If you want to know how Alice in Wonderland felt when she popped down the rabbit hole, visit an inner-city suburb on a Sunday and then go to a country town the next day. In the inner city, it’s like you’ve had the Eat Me cake. The place is populated with young sophisticates who are all so lithe, visitors feel huge in comparison. Indeed, they are huge in comparison. Then in the country town the next day, it’s like you’ve drunk from the Drink Me bottle. Everyone looks so big and solid you feel petite. In fact, you are slim in comparison.
For someone who is definitely not thin but also not that fat, it’s a mind bender to go from feeling oversized to undersized in the space of 24 hours. But it’s no illusion. On the atlas of body sizes, that inner-city suburb is the skinny capital of the country, with only four out of 10 people boasting a muffin top. In the country town almost seven out of 10 wear larger sizes.
This spread of geographic obesity has intrigued health officials since the data was first collated and, later, put on to a digital atlas. Some of the reasons are obvious and some can only be hinted at — and here’s an early hint. In the inner-city suburb, I decided to order a skinny latte and in the country town, I ordered cake.
The obvious reasons for obesity inequity are all about demographics. Health is strongly associated with wealth, and inner-city suburbs are wealthy postcodes populated by young professionals, creative workers and middle-aged bankers who bike to work. And on a Sunday, when workers are at home, there seems to be a lot of them jogging by.
The further you get from the city core, the lower the incomes. The residents of country towns are older and poorer, less resourced, less endowed with leisure opportunities, and less able to walk or cycle to work or even the shops.
Obesogenic environment is how some experts describe the many factors that influence whether people in an area will be overweight. But one of the least recognised parts of the equation is how you feel about your weight when you look around the place. That is, if you are surrounded by people who are thinner than you, you will feel fat, and you’ll probably vow to do something about it. You might decide to lose weight, join them jogging or, at the very least, decide to have a skinny latte for breakfast and pass on the avocado smash.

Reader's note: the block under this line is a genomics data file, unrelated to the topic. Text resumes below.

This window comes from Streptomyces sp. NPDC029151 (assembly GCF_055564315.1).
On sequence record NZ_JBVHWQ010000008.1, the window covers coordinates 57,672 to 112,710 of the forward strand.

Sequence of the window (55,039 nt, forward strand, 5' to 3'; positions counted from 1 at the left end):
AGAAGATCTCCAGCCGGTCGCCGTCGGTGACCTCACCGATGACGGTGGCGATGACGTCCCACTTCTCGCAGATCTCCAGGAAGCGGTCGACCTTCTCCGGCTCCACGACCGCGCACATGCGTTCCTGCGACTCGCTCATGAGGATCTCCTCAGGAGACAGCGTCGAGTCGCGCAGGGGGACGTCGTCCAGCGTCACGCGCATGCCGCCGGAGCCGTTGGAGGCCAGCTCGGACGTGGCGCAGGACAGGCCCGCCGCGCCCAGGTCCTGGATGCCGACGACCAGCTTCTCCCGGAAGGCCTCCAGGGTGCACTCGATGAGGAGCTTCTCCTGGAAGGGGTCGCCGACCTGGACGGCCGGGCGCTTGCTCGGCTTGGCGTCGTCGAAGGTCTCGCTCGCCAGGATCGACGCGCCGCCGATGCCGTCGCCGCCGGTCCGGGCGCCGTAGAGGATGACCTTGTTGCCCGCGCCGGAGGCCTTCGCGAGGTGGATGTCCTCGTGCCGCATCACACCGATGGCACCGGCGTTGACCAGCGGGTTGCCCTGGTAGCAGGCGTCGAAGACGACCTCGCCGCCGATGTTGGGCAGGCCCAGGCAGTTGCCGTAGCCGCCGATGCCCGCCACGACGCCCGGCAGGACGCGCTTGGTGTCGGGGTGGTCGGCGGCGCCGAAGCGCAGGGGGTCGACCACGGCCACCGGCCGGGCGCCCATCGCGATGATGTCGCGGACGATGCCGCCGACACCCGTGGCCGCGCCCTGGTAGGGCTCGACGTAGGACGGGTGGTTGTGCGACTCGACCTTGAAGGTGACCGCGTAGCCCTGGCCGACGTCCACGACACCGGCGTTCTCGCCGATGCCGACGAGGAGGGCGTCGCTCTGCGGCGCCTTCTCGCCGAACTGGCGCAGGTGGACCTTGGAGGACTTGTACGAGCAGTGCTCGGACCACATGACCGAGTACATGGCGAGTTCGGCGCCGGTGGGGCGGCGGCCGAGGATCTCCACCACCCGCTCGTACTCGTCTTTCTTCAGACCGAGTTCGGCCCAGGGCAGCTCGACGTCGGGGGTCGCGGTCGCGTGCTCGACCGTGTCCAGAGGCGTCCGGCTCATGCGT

If, on the other hand, everyone seems fatter than you, you’ll feel a little smug and decide there’s no reason to refuse the vanilla slice in the cafe. In both cases, you’ll be on your way to fitting into the respective places.
Social contagion is a new scientific stream but it’s getting powerful data about how our friendship groups affect the way we eat, drink and exercise. Peer group pressure isn’t just a schoolyard hazard, it follows us through life.
In short, our friends, work colleagues and neighbours have a big influence on what we consider to be normal behaviour. Social norms affect not just the sorts of foods we eat but the quantities we consume. They influence whether we smoke, drink too much, exercise too little and even whether we swear too liberally. As social animals, we want to fit in, even if the price of entry is an unhealthy life.
So, those whose first reaction to feeling thin walking around a country town is to move to that town so you feel thin all the time, think again. You’ll end up joining them in more ways than one. And those who want to tackle the muffin top will do better to walk around the inner suburbs feeling bloated and out of place. You’ll join them, but you might have to start jogging around the streets with them to do so.
It sounds awful but you should choose your friends carefully if you want to live healthily. And, equally tough, you should choose the place you call home just as carefully. But if you’re fond of your hearty friends or you love the place you’re in, there is another possibility. Get all your friends, neighbours and work colleagues together and change your habits. You are more than what you eat. You are what your friends eat. And how you end up depends on whether your friends are more likely to suggest that you Drink Me or Eat Me. gmail.com